And it’s why we keep skipping NASCAR races. Unless there’s a crash, there’s really no change in events on a lap-to-lap basis. In soccer, or baseball, every possession or inning will warrant a different scenario. In a race, all the cars are just doing the same thing over, and over, and over, and — WAIT A PIT STOP!! Oh, cars fixed? Back to doing the same things over, and over, and over…

It’s too repetitive. Unless you grew up in a family that adamantly supports NASCAR, you’re unlikely to go out of your way to start following it passionately. Even the history of NASCAR — a history surrounded by wealthy white males from the south, a real sympathetic bunch — kind of secludes itself from a universal fan base.

NASCAR doesn’t offer enough to the casual sports fan. I bet there’s a decent amount of people reading this right now who honestly believe that “Talladega Nights: The Ballad of Ricky Bobby” was the best thing NASCAR has ever been a part of.

Racing fans argue that you can’t capture the excitement of a NASCAR race on TV, and that you have to be there to really understand how great a race is. What these racing fans generally mean is, unless you’re at the track all day getting wasted, you won’t enjoy it. And even if my interpretation is wrong, why else would anybody who’s unfamiliar to NASCAR ever be motivated to attend a race?

There are millions of Americans who love — truly and passionately love — racing. They buy their favorite driver’s gear, they watch all the races, they tune into Rusty Wallace’s analysis on ESPN; they do it all. But unless NASCAR changes their ways, and becomes more likeable, and approachable to the casual sports fan, the entire racing fan base will remain too specific, and eventually, racing as a major sport will fizzle out.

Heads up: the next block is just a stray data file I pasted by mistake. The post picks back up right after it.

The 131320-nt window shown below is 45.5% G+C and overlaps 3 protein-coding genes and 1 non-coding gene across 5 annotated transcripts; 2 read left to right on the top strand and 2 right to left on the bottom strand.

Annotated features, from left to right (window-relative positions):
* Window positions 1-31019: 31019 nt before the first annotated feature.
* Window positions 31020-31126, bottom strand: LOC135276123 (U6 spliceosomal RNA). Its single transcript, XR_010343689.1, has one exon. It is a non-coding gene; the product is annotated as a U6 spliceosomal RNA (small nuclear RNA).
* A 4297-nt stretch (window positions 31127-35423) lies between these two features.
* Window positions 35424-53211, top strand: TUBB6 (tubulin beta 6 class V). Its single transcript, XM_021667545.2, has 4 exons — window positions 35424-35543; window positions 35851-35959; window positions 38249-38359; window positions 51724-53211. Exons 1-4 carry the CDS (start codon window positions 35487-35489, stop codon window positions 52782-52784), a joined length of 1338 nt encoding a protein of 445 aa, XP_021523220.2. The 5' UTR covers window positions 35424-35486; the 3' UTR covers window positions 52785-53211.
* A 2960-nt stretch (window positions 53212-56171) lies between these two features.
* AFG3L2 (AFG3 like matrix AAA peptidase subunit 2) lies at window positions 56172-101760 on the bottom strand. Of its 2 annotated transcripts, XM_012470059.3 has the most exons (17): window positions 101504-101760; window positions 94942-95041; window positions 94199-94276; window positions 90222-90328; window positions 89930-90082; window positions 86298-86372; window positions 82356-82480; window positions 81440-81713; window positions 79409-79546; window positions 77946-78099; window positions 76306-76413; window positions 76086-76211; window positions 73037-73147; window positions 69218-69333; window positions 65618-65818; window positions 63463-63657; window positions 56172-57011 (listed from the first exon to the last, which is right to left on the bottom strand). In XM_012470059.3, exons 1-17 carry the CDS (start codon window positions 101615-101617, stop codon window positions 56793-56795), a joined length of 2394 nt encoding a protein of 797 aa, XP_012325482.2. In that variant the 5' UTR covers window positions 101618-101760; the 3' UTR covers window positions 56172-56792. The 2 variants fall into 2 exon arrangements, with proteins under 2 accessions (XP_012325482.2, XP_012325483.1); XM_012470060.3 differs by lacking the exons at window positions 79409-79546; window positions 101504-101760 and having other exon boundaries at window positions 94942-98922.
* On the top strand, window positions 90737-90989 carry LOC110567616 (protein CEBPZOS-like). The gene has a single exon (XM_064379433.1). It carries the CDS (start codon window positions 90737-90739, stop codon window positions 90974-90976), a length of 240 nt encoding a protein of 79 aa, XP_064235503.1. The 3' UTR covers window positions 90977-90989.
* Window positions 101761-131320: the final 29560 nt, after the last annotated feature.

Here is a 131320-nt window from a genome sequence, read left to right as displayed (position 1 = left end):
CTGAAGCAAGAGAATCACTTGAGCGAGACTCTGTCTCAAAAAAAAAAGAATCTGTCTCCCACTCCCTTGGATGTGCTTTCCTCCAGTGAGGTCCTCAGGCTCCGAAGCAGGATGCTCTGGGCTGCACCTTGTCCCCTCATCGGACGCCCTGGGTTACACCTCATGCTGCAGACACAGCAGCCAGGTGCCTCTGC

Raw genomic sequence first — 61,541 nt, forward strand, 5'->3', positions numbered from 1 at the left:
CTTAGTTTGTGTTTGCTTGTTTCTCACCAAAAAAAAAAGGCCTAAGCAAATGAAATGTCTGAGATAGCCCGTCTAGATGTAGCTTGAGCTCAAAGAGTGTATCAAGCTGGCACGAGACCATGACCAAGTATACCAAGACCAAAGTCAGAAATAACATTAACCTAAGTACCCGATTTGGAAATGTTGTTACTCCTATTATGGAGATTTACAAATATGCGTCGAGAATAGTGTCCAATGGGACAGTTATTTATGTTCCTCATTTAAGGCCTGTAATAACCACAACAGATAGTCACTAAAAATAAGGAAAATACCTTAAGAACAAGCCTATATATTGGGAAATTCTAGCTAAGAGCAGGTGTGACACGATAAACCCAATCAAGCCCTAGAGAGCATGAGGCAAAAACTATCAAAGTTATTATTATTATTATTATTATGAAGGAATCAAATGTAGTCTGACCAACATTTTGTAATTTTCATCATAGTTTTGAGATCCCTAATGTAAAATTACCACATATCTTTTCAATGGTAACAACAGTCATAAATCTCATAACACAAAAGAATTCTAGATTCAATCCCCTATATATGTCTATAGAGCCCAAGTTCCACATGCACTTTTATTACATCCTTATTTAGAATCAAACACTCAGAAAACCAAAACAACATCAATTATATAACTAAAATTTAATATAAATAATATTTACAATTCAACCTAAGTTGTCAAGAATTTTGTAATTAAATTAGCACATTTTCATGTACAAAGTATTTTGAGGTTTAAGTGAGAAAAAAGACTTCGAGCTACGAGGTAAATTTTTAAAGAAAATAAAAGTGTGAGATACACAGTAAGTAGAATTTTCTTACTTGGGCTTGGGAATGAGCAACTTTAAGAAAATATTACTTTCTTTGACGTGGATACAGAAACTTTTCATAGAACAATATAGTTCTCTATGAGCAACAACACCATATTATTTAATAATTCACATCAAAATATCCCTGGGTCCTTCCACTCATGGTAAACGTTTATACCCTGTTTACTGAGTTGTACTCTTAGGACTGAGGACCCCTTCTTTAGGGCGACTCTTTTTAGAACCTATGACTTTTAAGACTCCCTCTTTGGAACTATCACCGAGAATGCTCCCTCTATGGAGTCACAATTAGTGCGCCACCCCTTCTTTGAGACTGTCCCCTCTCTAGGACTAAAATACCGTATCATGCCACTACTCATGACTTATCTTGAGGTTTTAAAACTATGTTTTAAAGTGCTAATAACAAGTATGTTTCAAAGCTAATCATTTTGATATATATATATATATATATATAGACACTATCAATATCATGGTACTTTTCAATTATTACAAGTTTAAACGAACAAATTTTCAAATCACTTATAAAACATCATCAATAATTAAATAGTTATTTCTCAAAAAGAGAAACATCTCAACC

So my immediate plan for action to make NASCAR more exciting is…

1. Emulate the WWE — A lot of the drivers already have a gimmick! Granted, most of the gimmicks are the same — that of a cowboy — but if people went all out with their egos in front of cameras it would definitely boost some interest. I’d love to see Jimmy Johnson doing the “suck it” to Carl Edwards after he beats him, wouldn’t you?

2. Less Laps — I know the Daytona 500 has it’s legendary name, but would anybody really mind if it was the Daytona 300? Perhaps 100? Hell, call it the Daytona 15 and let ‘em go!

3. Diversity — Nobody likes cultural integration when it’s forced because it doesn’t seem authentic. But the fact remains that NASCAR is a sport consisting of, and dominated by wealthy white males from the south. Juan Pablo Montoya and Danica Patrick are steps in the right direction to a more diverse group of NASCAR athletes, but it’s still the most segregated sport there is.

4. The Chase — NASCAR’s new playoff system is pretty cool, where only the top-10 drivers in the standings qualify for the “Chase for the Cup,” but I wish they’d really go for it and not let anybody but the top-10 in the last few races. I don’t see the point in letting 45 drivers on a track when only ten of them matter.

5. More fan interactivity — Sports are driven by fans. If they don’t watch or support, there’s no money to be made. NASCAR should realize this and have more fan interaction at the games. As of now, the primary objective when watching a race is to either drink beer, scream at the top of your lungs, or a sexy combination of the two. On TV, they should have some sweepstakes where you can call in to your favorite driver while he’s cruising around or something. Or maybe a “Ask a Crew chief” feature where fans can text their questions and comments to team’s crew chiefs during a race.
Just anything to make the races more fun. And don’t act like the teams are too busy during these races to interact with fans. Because at the end of the day, a NASCAR race is just a glorified road trip with a lack of destination.